In my previous post I highlighted the recent, quiet admission by the US EIA (in a fine-print footnote to Table 15 of their 2012 Annual Coal Report) that they do not know what fraction of our nation’s large store of coal resources might be economically accessible, and thus potentially classified as reserves.
CEA has long highlighted indications that a revision like this might be in the works, including in our most recent round of coal reports issued last fall (see: Warning: Faulty Reporting of US Coal Reserves). But we’re not the only ones. Plenty of other people have pointed out the same thing over the years. Including…
Continue reading A Long Time Coming: Revising US Coal Reserves
At the end of 2013, the US Energy Information Administration (EIA) acknowledged that it does not know whether the vast majority of US coal can be mined profitably. If coal mining isn’t profitable, then barring some grand socialist enterprise the black stuff is probably going to stay in the ground where it belongs.
You might think this kind of revision would have warranted a press release, but the EIA’s change of heart was buried in a fine-print footnote to Table 15 of their 2012 Annual Coal Report, which tallies up all the coal resources and reserves in the US, state by state. The new footnote says:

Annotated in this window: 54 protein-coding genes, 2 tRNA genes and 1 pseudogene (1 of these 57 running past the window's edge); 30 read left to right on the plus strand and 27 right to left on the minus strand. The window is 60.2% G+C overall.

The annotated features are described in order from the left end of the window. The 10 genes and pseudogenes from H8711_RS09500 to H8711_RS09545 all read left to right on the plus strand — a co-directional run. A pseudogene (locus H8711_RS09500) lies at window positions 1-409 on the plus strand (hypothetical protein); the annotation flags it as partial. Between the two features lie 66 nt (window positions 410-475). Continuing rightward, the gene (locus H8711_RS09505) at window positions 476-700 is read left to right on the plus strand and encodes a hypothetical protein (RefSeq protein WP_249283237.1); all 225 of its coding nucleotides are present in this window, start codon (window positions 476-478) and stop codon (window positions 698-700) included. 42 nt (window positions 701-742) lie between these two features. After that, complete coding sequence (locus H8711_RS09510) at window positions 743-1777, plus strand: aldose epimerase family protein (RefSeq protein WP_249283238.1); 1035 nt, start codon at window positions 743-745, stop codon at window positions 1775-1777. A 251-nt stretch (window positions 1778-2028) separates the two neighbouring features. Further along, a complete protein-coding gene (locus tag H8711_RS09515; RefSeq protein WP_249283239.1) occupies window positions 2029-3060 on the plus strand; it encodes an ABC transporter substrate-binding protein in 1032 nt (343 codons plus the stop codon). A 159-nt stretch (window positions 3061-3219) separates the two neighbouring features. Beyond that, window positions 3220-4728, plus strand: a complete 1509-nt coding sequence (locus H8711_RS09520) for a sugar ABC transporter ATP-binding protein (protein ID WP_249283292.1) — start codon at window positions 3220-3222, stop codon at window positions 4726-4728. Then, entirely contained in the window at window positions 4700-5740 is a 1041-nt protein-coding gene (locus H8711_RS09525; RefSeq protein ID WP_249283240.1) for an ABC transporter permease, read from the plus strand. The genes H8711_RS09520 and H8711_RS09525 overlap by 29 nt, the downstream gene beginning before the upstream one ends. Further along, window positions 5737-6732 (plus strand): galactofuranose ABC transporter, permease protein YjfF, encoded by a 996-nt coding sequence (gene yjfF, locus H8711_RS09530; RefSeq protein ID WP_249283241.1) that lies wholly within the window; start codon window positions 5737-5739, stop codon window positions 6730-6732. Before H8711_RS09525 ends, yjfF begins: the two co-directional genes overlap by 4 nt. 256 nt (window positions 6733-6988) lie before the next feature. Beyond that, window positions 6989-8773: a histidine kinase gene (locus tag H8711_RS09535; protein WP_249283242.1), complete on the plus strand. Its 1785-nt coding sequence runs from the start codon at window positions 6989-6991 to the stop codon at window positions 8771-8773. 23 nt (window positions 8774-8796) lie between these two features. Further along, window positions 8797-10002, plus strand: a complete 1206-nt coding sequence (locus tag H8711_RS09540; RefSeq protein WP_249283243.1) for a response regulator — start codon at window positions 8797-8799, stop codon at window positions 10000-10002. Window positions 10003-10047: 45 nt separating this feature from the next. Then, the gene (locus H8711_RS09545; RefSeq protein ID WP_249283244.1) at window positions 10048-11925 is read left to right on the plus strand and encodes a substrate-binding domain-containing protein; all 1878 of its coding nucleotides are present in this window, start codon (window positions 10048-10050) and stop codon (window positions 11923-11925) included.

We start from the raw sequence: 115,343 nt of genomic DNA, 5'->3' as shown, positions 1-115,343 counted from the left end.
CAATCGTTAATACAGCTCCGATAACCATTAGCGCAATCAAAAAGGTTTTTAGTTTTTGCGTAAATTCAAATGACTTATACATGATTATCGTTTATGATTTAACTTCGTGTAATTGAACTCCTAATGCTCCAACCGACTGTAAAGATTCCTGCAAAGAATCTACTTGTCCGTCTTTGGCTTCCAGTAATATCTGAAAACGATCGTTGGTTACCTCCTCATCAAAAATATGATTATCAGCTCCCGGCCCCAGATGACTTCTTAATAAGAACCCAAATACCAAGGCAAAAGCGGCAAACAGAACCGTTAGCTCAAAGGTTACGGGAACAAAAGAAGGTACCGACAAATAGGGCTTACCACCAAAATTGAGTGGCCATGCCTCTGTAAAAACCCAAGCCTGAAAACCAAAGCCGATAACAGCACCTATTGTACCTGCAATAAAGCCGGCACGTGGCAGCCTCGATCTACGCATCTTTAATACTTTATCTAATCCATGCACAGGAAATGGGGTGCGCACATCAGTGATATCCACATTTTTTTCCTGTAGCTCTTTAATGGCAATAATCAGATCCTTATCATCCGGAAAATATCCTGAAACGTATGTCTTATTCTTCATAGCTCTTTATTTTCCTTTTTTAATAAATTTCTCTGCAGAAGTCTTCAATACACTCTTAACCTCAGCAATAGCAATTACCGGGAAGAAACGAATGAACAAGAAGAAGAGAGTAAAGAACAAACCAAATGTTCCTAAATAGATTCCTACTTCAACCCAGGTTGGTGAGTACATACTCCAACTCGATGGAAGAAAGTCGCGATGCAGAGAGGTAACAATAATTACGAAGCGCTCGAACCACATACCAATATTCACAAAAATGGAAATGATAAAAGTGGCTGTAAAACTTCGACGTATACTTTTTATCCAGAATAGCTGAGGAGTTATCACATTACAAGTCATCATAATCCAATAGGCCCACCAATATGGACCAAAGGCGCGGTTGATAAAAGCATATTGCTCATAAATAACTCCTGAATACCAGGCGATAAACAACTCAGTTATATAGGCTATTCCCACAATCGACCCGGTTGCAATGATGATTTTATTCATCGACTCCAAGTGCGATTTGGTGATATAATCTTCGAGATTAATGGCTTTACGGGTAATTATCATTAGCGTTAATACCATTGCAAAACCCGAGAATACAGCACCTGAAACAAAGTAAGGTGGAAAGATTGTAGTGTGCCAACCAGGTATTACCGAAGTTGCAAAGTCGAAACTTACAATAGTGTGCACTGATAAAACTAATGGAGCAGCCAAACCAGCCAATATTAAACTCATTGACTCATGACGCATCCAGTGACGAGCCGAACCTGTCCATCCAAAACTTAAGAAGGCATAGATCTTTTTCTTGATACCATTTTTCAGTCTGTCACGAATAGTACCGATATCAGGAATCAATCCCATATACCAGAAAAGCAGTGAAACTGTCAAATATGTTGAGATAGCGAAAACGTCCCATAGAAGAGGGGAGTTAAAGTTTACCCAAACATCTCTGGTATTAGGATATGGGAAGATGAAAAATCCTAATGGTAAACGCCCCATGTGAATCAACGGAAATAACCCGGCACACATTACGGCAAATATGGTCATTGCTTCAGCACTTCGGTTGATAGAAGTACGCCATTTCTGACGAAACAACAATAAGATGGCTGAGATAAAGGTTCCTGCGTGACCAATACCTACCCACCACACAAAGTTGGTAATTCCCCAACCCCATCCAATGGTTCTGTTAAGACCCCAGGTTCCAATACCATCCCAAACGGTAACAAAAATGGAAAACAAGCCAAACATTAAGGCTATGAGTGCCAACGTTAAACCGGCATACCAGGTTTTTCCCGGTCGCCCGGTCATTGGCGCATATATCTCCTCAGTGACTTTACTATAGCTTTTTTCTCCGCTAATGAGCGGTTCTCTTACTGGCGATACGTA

EIA’s estimated recoverable reserves include the coal in the demonstrated reserve base considered recoverable after excluding coal estimated to be unavailable due to land use restrictions, and after applying assumed mining recovery rates. This estimate does not include any specific economic feasibility criteria. [emphasis added]
This stands in contrast to the footnotes for the same table in their 2011 Annual Coal Report, and many prior years:
EIA’s estimated recoverable reserves include the coal in the demonstrated reserve base considered recoverable after excluding coal estimated to be unavailable due to land use restrictions or currently economically unattractive for mining, and after applying assumed mining recovery rates. [emphasis added]
Continue reading US EIA on the Economics of Coal: No Comment